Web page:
Centre for the North BlogsFast-Tracked Innovations: Could COVID-19 Accelerate Health Technologies in Canada’s North?
by Ken Coates, Professor and Canada Research Chair in Regional Innovation and Carin Holroyd, Associate Professor, University of Saskatchewan and Joelena Leader, Research Facilitator, Edwards School of Business, University of Saskatchewan | April 2020
The coronavirus crisis of 2020 has exposed the strengths and weaknesses of the Canadian health care system. This is particularly true in Canada’s North, where isolated Indigenous communities face the prospects of widespread infection with great anxiety. The remoteness of Northern settlements—coupled with serious housing shortages, overcrowded homes, and limited health care services—heighten the dangers of the pandemic.Addressing the causes of Indigenous vulnerability to pandemics—not just the symptoms
by Oana Spinu, Senior Research Associate I, The Conference Board of Canada and Jordan Wapass, Principal Research Associate, The Conference Board of Canada | March 2020
Many have rightfully called for decisive government action to ensure that Indigenous communities have essential resources to respond to COVID-19. In response to the immediate needs of First Nations, Inuit, and Métis communities, the federal government announced $305 million for a distinctions-based Indigenous Communities Support Fund. Only time will tell how effective the fund will be in empowering communities to deal with the crisis.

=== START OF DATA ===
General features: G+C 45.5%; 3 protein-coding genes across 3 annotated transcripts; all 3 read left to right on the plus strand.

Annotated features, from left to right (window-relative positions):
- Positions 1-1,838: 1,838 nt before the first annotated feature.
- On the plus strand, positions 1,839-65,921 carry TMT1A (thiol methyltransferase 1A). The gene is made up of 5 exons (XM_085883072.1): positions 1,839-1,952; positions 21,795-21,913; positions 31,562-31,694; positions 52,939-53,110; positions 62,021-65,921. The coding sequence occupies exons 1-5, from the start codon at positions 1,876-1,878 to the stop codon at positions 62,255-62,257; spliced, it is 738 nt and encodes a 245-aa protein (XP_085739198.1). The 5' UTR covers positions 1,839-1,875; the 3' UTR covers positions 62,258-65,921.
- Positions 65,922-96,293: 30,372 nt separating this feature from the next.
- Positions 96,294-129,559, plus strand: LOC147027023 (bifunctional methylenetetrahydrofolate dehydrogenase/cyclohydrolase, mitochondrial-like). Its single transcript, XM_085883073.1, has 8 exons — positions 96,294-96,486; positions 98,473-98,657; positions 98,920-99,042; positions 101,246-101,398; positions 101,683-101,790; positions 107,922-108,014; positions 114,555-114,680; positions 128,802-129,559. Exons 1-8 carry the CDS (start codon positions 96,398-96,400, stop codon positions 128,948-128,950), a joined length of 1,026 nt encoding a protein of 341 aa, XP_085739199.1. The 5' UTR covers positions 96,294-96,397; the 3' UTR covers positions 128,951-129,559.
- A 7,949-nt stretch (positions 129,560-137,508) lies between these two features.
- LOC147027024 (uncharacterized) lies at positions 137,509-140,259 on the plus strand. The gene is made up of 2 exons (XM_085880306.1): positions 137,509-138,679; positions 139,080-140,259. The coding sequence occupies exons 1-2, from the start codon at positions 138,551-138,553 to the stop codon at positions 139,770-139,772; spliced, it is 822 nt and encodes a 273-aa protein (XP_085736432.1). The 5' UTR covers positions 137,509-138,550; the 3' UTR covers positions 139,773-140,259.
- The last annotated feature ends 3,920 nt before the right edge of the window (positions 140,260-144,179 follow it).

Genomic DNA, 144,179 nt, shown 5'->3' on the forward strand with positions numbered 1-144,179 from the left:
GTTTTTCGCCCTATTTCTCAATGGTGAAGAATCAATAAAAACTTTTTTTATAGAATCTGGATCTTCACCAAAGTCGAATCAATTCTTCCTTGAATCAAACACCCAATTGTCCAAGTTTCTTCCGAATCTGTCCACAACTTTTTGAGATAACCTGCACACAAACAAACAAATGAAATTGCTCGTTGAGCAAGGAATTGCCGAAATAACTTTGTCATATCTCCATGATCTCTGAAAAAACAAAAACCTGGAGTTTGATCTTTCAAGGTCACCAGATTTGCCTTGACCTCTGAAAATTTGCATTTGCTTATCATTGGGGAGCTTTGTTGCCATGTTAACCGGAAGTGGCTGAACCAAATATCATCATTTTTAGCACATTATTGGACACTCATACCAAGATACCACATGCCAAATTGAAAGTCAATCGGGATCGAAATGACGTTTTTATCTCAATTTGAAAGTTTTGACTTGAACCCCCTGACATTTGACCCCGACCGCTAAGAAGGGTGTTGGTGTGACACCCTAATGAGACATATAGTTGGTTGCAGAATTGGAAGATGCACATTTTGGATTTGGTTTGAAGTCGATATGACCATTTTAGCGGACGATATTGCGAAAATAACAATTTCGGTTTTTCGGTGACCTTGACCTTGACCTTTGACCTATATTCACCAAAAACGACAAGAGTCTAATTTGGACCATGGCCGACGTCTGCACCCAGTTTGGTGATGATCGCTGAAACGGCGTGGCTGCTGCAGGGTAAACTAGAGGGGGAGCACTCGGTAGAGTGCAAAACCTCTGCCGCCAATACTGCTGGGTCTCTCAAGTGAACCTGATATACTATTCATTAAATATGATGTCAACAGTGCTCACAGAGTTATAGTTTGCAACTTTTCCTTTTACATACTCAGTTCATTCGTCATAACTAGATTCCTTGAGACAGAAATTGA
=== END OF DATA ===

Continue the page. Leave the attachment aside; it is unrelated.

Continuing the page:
Over the past 30 years, major project agreements (MPAs) between Indigenous communities and natural resources companies have become the cornerstone of successful development projects in Canada. It is increasingly clear that without MPAs, the likelihood of major projects proceeding is significantly reduced and that partnerships between Indigenous communities and industry are now the norm, not the exception. Corporate and Indigenous community leaders emphasize the need of having MPAs to build trust, improve certainty, and establish joint economic development opportunities.
During The Tragically Hip’s final concert in Kingston last month, lead singer Gord Downie took a moment to reflect on the situation facing many Indigenous peoples in Canada. During his powerful callout to Prime Minister Justin Trudeau and the Canadian population at large, Downie spoke of the urgent need for change—and there is clear evidence to support this.
Canada is moving through some significant changes in its relationship with Aboriginal people. And as we approach Aboriginal Awareness Week (May 24 to 27), we wanted to take a moment to place a spotlight on two recent and important decisions.
The very climatic changes that are opening up Northern waters to exploration and shipping are the same changes that are making these activities more difficult.
Blessed with natural resource endowments, the North has lots of potential for economic growth. But this does not mean that natural resource development automatically leads to sustainable Northern community development. How we prepare and plan for growth in the North will largely determine how that growth benefits Northerners for generations to come.